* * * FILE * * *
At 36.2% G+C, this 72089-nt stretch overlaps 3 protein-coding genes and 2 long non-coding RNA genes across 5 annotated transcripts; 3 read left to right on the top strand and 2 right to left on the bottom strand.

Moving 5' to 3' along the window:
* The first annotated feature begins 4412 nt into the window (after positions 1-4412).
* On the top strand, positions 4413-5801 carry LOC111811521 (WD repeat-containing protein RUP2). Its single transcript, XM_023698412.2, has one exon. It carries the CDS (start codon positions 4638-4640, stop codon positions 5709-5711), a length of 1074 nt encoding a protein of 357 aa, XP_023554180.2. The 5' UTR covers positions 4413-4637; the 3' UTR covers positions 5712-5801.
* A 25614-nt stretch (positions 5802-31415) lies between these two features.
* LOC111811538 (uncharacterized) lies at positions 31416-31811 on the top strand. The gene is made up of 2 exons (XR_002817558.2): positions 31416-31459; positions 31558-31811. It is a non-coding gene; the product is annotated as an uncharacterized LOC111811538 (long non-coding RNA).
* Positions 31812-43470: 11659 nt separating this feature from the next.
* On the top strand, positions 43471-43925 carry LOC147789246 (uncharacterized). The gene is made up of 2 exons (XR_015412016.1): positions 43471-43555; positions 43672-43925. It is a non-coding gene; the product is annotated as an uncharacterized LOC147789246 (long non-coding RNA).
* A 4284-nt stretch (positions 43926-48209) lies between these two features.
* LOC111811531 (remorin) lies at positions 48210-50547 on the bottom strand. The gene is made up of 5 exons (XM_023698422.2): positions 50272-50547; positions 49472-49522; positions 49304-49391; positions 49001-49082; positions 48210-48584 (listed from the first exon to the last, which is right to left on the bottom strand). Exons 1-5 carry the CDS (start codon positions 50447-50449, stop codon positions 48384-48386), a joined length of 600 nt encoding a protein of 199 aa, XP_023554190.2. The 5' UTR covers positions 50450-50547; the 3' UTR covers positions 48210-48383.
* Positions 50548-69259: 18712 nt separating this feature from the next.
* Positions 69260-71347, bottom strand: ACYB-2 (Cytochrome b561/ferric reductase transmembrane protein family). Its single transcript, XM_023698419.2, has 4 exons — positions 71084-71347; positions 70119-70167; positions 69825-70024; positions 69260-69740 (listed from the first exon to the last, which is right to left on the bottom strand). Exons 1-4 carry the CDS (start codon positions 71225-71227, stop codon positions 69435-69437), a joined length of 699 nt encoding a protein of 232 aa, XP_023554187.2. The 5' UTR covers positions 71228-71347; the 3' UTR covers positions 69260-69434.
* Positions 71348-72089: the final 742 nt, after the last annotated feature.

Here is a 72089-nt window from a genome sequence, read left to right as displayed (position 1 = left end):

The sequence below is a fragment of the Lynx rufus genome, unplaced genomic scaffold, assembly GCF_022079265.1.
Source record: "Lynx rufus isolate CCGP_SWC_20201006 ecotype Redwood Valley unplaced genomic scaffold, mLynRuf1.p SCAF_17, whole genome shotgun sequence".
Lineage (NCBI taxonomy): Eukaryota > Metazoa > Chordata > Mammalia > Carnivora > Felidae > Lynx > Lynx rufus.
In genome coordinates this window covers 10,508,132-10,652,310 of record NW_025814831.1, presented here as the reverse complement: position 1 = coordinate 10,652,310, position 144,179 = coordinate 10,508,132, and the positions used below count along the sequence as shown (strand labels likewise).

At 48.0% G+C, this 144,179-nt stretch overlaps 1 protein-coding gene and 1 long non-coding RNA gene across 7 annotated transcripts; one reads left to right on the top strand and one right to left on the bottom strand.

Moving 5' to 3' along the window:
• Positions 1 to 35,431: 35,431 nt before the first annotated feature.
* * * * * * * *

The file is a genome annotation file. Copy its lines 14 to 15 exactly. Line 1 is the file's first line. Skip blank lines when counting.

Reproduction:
Here is a 72089-nt window from a genome sequence, read left to right as displayed (position 1 = left end):

The sequence below is a fragment of the Lynx rufus genome, unplaced genomic scaffold, assembly GCF_022079265.1.